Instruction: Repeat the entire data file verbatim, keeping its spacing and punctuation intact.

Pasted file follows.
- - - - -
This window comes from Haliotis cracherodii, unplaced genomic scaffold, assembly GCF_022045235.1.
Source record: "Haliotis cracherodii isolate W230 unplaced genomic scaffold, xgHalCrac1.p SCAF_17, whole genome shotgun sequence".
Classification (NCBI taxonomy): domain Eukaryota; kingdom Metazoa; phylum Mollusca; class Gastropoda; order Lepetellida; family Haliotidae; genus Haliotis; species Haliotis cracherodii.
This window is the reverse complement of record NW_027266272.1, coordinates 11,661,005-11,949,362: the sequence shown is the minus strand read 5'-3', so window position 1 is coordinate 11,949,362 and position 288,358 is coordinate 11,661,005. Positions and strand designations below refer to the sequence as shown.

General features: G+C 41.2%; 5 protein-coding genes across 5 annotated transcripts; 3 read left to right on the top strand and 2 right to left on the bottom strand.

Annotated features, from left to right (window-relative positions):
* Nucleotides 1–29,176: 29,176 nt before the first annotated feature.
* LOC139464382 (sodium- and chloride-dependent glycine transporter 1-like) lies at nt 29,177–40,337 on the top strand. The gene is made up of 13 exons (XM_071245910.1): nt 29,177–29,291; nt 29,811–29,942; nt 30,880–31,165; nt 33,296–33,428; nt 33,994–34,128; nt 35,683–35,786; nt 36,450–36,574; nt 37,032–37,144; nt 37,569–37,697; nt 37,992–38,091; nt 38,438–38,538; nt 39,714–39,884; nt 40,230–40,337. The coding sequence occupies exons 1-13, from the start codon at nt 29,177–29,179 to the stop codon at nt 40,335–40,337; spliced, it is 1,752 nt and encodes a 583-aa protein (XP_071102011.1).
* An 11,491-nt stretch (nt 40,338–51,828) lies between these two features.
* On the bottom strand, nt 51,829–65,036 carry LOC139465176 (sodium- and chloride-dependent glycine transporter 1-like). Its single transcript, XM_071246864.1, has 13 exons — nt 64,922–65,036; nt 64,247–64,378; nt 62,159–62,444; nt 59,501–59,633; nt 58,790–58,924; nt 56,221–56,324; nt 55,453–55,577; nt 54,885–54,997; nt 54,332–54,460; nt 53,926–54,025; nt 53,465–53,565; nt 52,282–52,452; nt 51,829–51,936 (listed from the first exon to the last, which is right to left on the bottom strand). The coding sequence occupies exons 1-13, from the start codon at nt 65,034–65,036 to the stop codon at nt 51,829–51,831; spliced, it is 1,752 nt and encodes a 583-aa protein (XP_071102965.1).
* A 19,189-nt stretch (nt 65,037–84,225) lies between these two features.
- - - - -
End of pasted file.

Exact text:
This window comes from Haliotis cracherodii, unplaced genomic scaffold, assembly GCF_022045235.1.
Source record: "Haliotis cracherodii isolate W230 unplaced genomic scaffold, xgHalCrac1.p SCAF_17, whole genome shotgun sequence".
Classification (NCBI taxonomy): domain Eukaryota; kingdom Metazoa; phylum Mollusca; class Gastropoda; order Lepetellida; family Haliotidae; genus Haliotis; species Haliotis cracherodii.
This window is the reverse complement of record NW_027266272.1, coordinates 11,661,005-11,949,362: the sequence shown is the minus strand read 5'-3', so window position 1 is coordinate 11,949,362 and position 288,358 is coordinate 11,661,005. Positions and strand designations below refer to the sequence as shown.

General features: G+C 41.2%; 5 protein-coding genes across 5 annotated transcripts; 3 read left to right on the top strand and 2 right to left on the bottom strand.

Annotated features, from left to right (window-relative positions):
* Nucleotides 1–29,176: 29,176 nt before the first annotated feature.
* LOC139464382 (sodium- and chloride-dependent glycine transporter 1-like) lies at nt 29,177–40,337 on the top strand. The gene is made up of 13 exons (XM_071245910.1): nt 29,177–29,291; nt 29,811–29,942; nt 30,880–31,165; nt 33,296–33,428; nt 33,994–34,128; nt 35,683–35,786; nt 36,450–36,574; nt 37,032–37,144; nt 37,569–37,697; nt 37,992–38,091; nt 38,438–38,538; nt 39,714–39,884; nt 40,230–40,337. The coding sequence occupies exons 1-13, from the start codon at nt 29,177–29,179 to the stop codon at nt 40,335–40,337; spliced, it is 1,752 nt and encodes a 583-aa protein (XP_071102011.1).
* An 11,491-nt stretch (nt 40,338–51,828) lies between these two features.
* On the bottom strand, nt 51,829–65,036 carry LOC139465176 (sodium- and chloride-dependent glycine transporter 1-like). Its single transcript, XM_071246864.1, has 13 exons — nt 64,922–65,036; nt 64,247–64,378; nt 62,159–62,444; nt 59,501–59,633; nt 58,790–58,924; nt 56,221–56,324; nt 55,453–55,577; nt 54,885–54,997; nt 54,332–54,460; nt 53,926–54,025; nt 53,465–53,565; nt 52,282–52,452; nt 51,829–51,936 (listed from the first exon to the last, which is right to left on the bottom strand). The coding sequence occupies exons 1-13, from the start codon at nt 65,034–65,036 to the stop codon at nt 51,829–51,831; spliced, it is 1,752 nt and encodes a 583-aa protein (XP_071102965.1).
* A 19,189-nt stretch (nt 65,037–84,225) lies between these two features.